"There was, in short, general assent to the belief that the churches' teaching and practice had to be consistent with its origins in the work of Christ and of the first generation of his disciples. The seriousness with which this conviction was held is demonstrated by nothing better than the tireless regularity with which early Christian writings are attributed to one or another of the Twelve -- or, like Didache or Epistula Apostolorum, to the entire college of the church's founders.
The common life of the churches, moreover, was shaped by shared institutions which functioned as instruments of unity and continuity. The disciple was admitted to the church by the rite of baptism. This involved not only washing but also the making of a traditional confession of faith, and it presupposed instruction in the meaning of that faith and in the style of life that it demanded. The regular assemblies of the community, which took place on the Lord's Day (Sunday) in celebration of Jesus' resurrection, involved not only prayer, praise and the reading of the Scriptures, but also preaching, prophecy, and the celebration of the Lord's Supper or eucharist. These regular common actions were occasions which both shaped and interpreted the life and identity of the community, and they provided a matrix in which a common symbolic language was preserved and developed.
Of equal importance int he life of the second-century church was the discipline of the community. The church was a 'separated' body whose members were expected to conduct their lives in a certain style. There were disciplines of fasting and prayer. It was understood that Christians did not enter into second marriages, put unwanted babies to death by exposure, or practice abortion. They were to have nothing to do with pagan festivals or with any occupation which could be construed as them putting them in the service of the 'demons' they understood the pagan gods to be. All of this meant, of course, that they could have little to do with the public life of any city in which they dwelt, since pagan religion was inevitably a part of the very fabric of that life. Above all, however, they were to love the brethren and to practice almsgiving and charity. 'Fasting is better than prayer, but almsgiving than both.' Ignatius' most eloquent condemnation of heretics comes in his allegation that 'For love they have no care, none for the widow, none for the orphan, none for the distressed, none for the afflicted, none for the prisoner, or for him released from prison, none for the hungry or thirsty.' I Clement knows of believers who have sold themselves into slavery to support the needy. Christian communities not only lived by a discipline, but they also functioned as close associations in which systemic mutual assistance was organized and practiced. This fact, too, no doubt contributed to a sense of cohesiveness and to a low threshold of toleration for fundamental disagreement or conflict."(citations omitted). So to recap, the early Church:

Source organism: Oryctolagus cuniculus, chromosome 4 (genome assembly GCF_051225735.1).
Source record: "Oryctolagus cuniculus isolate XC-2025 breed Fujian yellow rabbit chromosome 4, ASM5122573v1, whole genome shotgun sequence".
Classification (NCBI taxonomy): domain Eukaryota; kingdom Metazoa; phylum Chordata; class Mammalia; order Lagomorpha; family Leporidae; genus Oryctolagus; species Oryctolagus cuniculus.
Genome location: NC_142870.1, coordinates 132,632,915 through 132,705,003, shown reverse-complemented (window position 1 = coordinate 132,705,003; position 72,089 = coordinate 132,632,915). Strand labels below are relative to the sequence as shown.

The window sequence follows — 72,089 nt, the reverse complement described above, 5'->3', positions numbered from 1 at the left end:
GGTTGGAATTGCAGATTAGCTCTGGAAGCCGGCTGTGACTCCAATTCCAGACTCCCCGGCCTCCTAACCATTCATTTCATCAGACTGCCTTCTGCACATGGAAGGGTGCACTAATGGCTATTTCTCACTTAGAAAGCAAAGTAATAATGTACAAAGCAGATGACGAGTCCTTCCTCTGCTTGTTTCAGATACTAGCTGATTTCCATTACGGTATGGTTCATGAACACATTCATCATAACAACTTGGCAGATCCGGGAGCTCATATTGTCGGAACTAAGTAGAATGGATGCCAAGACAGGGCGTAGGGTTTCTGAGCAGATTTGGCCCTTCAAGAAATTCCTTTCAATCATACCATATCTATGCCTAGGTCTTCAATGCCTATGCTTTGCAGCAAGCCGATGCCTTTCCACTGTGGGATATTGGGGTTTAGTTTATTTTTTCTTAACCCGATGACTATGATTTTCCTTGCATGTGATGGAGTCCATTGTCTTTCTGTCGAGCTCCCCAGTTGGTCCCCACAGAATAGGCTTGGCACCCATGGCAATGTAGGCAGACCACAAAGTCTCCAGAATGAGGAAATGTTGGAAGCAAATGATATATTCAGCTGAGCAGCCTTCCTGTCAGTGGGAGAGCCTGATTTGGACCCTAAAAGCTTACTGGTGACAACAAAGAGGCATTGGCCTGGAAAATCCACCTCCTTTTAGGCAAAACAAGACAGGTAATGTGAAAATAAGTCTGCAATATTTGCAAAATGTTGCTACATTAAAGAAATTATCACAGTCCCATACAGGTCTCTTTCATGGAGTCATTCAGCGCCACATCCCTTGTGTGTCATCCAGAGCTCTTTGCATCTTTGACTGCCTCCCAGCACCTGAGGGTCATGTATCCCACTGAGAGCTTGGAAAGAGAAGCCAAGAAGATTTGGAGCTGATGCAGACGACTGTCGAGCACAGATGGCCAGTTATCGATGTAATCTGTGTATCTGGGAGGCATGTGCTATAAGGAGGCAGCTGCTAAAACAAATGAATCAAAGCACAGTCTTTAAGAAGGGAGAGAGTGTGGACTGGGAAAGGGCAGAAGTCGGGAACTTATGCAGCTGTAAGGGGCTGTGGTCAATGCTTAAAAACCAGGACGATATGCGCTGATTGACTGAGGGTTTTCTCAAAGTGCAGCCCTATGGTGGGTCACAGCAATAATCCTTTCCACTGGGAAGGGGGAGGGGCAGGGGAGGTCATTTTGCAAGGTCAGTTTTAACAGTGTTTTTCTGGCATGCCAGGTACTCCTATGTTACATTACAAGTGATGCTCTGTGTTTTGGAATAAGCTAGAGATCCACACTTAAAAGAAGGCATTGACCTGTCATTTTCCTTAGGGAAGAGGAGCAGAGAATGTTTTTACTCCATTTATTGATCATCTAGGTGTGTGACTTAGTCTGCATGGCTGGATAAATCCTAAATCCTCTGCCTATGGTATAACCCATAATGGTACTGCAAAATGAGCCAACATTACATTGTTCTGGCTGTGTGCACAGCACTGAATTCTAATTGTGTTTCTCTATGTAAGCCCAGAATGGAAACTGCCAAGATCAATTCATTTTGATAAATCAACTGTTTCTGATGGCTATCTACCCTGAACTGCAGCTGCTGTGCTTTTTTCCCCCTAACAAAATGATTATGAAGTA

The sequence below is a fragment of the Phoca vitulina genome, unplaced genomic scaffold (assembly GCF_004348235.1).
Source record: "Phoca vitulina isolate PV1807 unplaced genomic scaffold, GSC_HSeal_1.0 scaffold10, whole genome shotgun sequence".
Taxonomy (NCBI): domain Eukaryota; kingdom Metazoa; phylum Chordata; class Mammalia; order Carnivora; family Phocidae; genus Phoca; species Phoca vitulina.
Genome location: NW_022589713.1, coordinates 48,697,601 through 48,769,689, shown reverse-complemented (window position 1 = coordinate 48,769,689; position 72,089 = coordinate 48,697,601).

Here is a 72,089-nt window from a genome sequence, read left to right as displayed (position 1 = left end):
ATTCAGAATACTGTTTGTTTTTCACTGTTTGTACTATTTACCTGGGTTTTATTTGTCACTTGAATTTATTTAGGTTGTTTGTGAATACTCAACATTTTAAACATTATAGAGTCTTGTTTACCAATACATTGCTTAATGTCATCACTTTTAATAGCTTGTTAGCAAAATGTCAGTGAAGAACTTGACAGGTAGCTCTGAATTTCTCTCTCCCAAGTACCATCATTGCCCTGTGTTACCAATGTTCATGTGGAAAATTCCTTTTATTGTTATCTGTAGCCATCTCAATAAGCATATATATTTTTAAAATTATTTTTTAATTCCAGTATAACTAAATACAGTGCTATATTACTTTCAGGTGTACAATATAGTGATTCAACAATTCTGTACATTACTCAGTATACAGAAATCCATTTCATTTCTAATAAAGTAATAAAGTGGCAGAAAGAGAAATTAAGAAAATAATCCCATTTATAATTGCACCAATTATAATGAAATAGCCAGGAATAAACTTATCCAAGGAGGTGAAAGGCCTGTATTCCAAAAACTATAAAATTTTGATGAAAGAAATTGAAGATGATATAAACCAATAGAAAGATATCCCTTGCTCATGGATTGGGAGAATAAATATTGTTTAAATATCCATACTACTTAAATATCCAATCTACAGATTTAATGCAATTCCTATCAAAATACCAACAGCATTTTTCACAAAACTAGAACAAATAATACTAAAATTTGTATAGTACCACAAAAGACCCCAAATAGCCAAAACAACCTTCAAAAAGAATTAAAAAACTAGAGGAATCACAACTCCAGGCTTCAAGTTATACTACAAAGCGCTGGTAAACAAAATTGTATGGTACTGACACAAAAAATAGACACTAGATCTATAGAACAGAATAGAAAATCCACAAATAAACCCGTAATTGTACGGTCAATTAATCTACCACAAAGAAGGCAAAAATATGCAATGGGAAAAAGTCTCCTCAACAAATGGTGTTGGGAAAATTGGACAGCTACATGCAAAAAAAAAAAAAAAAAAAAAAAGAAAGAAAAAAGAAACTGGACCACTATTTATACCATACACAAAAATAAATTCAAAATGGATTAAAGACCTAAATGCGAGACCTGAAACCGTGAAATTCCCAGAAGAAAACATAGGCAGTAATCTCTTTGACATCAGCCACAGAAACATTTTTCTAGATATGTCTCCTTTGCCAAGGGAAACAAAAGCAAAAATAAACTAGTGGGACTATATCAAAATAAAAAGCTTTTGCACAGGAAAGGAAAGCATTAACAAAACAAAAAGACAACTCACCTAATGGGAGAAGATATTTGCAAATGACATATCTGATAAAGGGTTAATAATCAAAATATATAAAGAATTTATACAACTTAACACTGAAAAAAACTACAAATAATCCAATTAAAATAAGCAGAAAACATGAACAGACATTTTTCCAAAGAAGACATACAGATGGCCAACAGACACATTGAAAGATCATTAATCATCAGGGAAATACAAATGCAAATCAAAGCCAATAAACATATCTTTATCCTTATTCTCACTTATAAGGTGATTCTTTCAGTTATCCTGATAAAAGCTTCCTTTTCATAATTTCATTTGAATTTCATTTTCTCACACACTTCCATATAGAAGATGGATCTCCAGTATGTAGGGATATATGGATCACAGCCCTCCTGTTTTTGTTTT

- Took doctrine very, very seriously, to the point of writing letters of support and/or rebuke to sister churches or fellow Christians
- Was sacramental, centering its initiation around baptism and its worship life around the regular celebration of the Eucharist
- Practiced regular fasting and prayer
- Was anti-divorce and pro-life
- Was anti-syncretism (unionism was not yet a "thing" among Christians)
- Centered the life of the Christian outside the liturgy around prayer, fasting and almsgiving
- In particular, took almsgiving much more seriously than most American Christians do today
- Considered unity to not merely be outward unity, but unity of belief, faith, the Sacraments and the Christian life
One claiming to mirror one's doctrine and practice around the early Church should take note. And this list should concern everyone reading it, though to be fair, some will have more concern than others.